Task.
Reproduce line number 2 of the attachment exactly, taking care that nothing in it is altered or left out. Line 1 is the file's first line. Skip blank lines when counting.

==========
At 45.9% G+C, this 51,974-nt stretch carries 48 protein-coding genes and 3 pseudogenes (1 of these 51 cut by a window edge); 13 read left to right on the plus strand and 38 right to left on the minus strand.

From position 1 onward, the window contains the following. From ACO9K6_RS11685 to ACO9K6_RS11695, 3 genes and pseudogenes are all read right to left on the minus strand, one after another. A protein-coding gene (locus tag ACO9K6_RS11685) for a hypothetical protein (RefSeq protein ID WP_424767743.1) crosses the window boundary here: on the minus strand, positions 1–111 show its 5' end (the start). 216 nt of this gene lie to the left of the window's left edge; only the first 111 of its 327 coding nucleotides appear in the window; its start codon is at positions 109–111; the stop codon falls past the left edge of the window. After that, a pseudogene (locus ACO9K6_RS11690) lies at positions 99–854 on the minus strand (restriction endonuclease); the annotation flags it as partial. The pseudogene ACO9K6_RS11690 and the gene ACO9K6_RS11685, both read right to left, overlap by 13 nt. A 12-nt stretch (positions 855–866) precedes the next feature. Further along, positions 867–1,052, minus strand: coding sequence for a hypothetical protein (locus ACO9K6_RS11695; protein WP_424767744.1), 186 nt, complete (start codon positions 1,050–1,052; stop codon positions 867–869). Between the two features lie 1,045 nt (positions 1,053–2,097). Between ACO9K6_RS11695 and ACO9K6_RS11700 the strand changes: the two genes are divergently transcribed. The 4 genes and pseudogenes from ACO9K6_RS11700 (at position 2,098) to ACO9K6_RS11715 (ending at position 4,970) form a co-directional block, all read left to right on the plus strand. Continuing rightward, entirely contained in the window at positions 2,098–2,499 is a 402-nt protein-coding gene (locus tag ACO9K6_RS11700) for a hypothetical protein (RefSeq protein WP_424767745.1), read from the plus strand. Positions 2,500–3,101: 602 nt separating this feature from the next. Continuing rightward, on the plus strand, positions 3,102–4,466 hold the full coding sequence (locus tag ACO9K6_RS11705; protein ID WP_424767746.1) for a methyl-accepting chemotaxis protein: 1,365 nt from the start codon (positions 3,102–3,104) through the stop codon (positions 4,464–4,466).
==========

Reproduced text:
From position 1 onward, the window contains the following. From ACO9K6_RS11685 to ACO9K6_RS11695, 3 genes and pseudogenes are all read right to left on the minus strand, one after another. A protein-coding gene (locus tag ACO9K6_RS11685) for a hypothetical protein (RefSeq protein ID WP_424767743.1) crosses the window boundary here: on the minus strand, positions 1–111 show its 5' end (the start). 216 nt of this gene lie to the left of the window's left edge; only the first 111 of its 327 coding nucleotides appear in the window; its start codon is at positions 109–111; the stop codon falls past the left edge of the window. After that, a pseudogene (locus ACO9K6_RS11690) lies at positions 99–854 on the minus strand (restriction endonuclease); the annotation flags it as partial. The pseudogene ACO9K6_RS11690 and the gene ACO9K6_RS11685, both read right to left, overlap by 13 nt. A 12-nt stretch (positions 855–866) precedes the next feature. Further along, positions 867–1,052, minus strand: coding sequence for a hypothetical protein (locus ACO9K6_RS11695; protein WP_424767744.1), 186 nt, complete (start codon positions 1,050–1,052; stop codon positions 867–869). Between the two features lie 1,045 nt (positions 1,053–2,097). Between ACO9K6_RS11695 and ACO9K6_RS11700 the strand changes: the two genes are divergently transcribed. The 4 genes and pseudogenes from ACO9K6_RS11700 (at position 2,098) to ACO9K6_RS11715 (ending at position 4,970) form a co-directional block, all read left to right on the plus strand. Continuing rightward, entirely contained in the window at positions 2,098–2,499 is a 402-nt protein-coding gene (locus tag ACO9K6_RS11700) for a hypothetical protein (RefSeq protein WP_424767745.1), read from the plus strand. Positions 2,500–3,101: 602 nt separating this feature from the next. Continuing rightward, on the plus strand, positions 3,102–4,466 hold the full coding sequence (locus tag ACO9K6_RS11705; protein ID WP_424767746.1) for a methyl-accepting chemotaxis protein: 1,365 nt from the start codon (positions 3,102–3,104) through the stop codon (positions 4,464–4,466).